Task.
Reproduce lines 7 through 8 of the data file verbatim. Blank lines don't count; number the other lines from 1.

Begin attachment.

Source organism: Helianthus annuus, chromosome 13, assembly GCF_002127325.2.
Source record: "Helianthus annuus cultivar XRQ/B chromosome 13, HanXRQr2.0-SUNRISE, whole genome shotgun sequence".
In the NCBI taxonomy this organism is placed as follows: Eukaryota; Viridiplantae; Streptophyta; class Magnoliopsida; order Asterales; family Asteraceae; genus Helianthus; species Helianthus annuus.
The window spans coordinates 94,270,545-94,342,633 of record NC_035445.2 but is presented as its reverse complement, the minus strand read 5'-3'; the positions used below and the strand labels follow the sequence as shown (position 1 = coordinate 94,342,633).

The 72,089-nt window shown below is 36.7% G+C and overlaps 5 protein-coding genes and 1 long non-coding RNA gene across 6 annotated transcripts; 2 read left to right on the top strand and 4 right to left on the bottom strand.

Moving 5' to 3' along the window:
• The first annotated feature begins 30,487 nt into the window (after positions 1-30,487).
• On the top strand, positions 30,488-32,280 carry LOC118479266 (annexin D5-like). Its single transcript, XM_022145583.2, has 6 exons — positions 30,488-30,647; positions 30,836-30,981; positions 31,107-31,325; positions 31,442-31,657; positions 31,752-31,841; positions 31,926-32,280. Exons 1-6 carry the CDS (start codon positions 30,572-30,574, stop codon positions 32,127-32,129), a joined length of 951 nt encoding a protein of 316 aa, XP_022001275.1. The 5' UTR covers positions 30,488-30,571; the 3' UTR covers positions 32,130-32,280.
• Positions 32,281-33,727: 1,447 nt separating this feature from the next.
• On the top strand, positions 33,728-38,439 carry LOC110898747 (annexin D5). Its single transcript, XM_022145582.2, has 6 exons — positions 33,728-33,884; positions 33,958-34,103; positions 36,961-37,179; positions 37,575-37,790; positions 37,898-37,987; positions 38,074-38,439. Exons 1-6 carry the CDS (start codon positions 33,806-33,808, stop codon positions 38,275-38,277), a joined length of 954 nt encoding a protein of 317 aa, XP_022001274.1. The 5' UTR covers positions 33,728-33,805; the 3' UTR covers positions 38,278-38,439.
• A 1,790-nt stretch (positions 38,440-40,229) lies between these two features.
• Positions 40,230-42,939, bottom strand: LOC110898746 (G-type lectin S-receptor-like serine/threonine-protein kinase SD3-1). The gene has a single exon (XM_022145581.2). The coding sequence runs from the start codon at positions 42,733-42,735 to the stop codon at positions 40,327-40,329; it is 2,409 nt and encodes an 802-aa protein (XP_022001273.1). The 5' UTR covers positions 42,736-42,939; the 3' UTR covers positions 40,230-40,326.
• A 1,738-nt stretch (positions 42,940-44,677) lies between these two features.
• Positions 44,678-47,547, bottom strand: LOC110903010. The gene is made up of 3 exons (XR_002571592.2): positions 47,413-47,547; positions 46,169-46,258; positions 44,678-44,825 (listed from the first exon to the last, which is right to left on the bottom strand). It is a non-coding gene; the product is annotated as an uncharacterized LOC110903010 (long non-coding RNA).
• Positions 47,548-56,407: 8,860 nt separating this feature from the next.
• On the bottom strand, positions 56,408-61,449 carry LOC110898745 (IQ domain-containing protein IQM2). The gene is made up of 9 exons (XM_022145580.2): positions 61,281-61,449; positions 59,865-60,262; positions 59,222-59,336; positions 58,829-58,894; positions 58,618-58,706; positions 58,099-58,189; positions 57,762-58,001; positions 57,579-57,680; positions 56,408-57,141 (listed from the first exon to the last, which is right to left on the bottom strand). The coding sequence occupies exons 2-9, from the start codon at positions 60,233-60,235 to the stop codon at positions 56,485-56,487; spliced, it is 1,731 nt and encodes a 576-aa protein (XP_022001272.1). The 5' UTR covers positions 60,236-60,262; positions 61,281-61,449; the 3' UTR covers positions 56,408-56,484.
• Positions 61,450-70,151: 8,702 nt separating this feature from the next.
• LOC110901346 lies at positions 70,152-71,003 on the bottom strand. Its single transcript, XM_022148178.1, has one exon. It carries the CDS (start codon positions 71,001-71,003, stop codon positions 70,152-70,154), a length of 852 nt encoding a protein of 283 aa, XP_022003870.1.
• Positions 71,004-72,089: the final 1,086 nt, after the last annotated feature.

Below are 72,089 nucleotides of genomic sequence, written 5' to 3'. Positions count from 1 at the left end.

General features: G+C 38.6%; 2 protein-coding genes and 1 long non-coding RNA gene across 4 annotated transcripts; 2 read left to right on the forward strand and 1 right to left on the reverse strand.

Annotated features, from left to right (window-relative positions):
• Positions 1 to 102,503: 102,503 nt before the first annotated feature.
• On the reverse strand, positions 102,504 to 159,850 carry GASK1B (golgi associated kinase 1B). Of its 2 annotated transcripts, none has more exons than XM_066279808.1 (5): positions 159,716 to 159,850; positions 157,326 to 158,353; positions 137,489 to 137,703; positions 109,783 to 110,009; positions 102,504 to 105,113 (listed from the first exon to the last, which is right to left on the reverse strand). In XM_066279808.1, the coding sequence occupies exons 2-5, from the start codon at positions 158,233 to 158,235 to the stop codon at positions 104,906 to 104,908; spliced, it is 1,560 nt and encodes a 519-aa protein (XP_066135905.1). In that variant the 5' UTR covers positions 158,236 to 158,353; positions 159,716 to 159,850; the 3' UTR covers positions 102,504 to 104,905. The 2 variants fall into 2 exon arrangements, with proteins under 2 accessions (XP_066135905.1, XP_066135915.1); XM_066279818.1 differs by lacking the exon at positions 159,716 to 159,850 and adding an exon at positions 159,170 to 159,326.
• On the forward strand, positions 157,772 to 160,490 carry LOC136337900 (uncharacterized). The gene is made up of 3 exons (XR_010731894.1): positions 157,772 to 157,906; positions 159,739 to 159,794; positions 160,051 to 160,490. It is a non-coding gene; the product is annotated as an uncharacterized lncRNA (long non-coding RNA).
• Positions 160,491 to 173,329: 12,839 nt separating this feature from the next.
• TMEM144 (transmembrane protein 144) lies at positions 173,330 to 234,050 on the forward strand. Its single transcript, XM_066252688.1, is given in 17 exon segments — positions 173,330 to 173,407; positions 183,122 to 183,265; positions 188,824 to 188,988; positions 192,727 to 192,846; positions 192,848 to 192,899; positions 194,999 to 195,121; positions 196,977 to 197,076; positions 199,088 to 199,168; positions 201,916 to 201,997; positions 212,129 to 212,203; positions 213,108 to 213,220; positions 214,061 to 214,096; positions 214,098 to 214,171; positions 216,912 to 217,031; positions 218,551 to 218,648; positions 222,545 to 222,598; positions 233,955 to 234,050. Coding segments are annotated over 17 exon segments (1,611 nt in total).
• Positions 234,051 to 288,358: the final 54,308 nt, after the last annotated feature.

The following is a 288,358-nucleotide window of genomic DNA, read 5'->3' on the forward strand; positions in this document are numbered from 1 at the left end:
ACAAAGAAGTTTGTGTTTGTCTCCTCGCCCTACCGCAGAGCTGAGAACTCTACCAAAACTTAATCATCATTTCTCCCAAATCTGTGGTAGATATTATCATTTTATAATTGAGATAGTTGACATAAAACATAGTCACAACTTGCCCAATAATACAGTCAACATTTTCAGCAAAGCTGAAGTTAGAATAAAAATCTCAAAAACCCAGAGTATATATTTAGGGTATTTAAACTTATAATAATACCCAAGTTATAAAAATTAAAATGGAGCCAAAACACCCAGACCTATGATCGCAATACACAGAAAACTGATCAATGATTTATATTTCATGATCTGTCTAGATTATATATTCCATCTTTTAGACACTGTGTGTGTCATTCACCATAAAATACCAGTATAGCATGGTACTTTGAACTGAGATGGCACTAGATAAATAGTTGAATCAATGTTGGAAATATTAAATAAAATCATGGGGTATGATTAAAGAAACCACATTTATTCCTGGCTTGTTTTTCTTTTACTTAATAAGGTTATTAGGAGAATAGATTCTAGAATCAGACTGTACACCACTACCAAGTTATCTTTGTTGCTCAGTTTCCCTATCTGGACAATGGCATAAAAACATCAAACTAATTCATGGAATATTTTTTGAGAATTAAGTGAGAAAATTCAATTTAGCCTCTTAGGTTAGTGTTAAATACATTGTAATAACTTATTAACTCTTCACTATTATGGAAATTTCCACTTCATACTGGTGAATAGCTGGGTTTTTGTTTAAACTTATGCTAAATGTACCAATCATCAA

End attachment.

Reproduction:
• The first annotated feature begins 30,487 nt into the window (after positions 1-30,487).
• On the top strand, positions 30,488-32,280 carry LOC118479266 (annexin D5-like). Its single transcript, XM_022145583.2, has 6 exons — positions 30,488-30,647; positions 30,836-30,981; positions 31,107-31,325; positions 31,442-31,657; positions 31,752-31,841; positions 31,926-32,280. Exons 1-6 carry the CDS (start codon positions 30,572-30,574, stop codon positions 32,127-32,129), a joined length of 951 nt encoding a protein of 316 aa, XP_022001275.1. The 5' UTR covers positions 30,488-30,571; the 3' UTR covers positions 32,130-32,280.